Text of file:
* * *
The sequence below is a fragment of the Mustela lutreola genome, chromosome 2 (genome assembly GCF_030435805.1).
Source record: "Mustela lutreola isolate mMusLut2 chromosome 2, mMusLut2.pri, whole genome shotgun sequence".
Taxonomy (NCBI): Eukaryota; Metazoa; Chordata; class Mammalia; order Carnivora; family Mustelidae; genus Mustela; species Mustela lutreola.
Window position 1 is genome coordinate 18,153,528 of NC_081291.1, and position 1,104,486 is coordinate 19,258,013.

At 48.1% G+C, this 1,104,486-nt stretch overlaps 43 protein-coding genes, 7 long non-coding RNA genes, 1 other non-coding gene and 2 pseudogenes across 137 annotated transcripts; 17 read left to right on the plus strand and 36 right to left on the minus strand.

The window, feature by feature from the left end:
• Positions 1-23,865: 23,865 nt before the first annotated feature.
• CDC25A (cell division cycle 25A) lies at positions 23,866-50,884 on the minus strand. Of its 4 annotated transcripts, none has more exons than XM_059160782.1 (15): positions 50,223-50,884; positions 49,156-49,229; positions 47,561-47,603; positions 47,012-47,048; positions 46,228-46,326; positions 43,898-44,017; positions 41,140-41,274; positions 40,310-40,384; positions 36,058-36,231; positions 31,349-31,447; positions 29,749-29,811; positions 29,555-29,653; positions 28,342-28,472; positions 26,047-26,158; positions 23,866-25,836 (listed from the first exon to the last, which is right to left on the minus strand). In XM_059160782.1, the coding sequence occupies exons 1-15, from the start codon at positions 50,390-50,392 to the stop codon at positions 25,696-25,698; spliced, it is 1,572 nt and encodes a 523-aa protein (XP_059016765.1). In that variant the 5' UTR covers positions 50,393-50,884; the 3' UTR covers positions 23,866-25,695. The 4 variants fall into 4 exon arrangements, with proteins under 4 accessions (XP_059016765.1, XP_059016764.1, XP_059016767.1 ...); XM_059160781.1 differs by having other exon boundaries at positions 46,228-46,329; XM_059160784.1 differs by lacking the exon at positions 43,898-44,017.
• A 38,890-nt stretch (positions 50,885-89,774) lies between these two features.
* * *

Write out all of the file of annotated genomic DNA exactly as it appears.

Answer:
The sequence below is a fragment of the Mustela lutreola genome, chromosome 2 (genome assembly GCF_030435805.1).
Source record: "Mustela lutreola isolate mMusLut2 chromosome 2, mMusLut2.pri, whole genome shotgun sequence".
Taxonomy (NCBI): Eukaryota; Metazoa; Chordata; class Mammalia; order Carnivora; family Mustelidae; genus Mustela; species Mustela lutreola.
Window position 1 is genome coordinate 18,153,528 of NC_081291.1, and position 1,104,486 is coordinate 19,258,013.

At 48.1% G+C, this 1,104,486-nt stretch overlaps 43 protein-coding genes, 7 long non-coding RNA genes, 1 other non-coding gene and 2 pseudogenes across 137 annotated transcripts; 17 read left to right on the plus strand and 36 right to left on the minus strand.

The window, feature by feature from the left end:
• Positions 1-23,865: 23,865 nt before the first annotated feature.
• CDC25A (cell division cycle 25A) lies at positions 23,866-50,884 on the minus strand. Of its 4 annotated transcripts, none has more exons than XM_059160782.1 (15): positions 50,223-50,884; positions 49,156-49,229; positions 47,561-47,603; positions 47,012-47,048; positions 46,228-46,326; positions 43,898-44,017; positions 41,140-41,274; positions 40,310-40,384; positions 36,058-36,231; positions 31,349-31,447; positions 29,749-29,811; positions 29,555-29,653; positions 28,342-28,472; positions 26,047-26,158; positions 23,866-25,836 (listed from the first exon to the last, which is right to left on the minus strand). In XM_059160782.1, the coding sequence occupies exons 1-15, from the start codon at positions 50,390-50,392 to the stop codon at positions 25,696-25,698; spliced, it is 1,572 nt and encodes a 523-aa protein (XP_059016765.1). In that variant the 5' UTR covers positions 50,393-50,884; the 3' UTR covers positions 23,866-25,695. The 4 variants fall into 4 exon arrangements, with proteins under 4 accessions (XP_059016765.1, XP_059016764.1, XP_059016767.1 ...); XM_059160781.1 differs by having other exon boundaries at positions 46,228-46,329; XM_059160784.1 differs by lacking the exon at positions 43,898-44,017.
• A 38,890-nt stretch (positions 50,885-89,774) lies between these two features.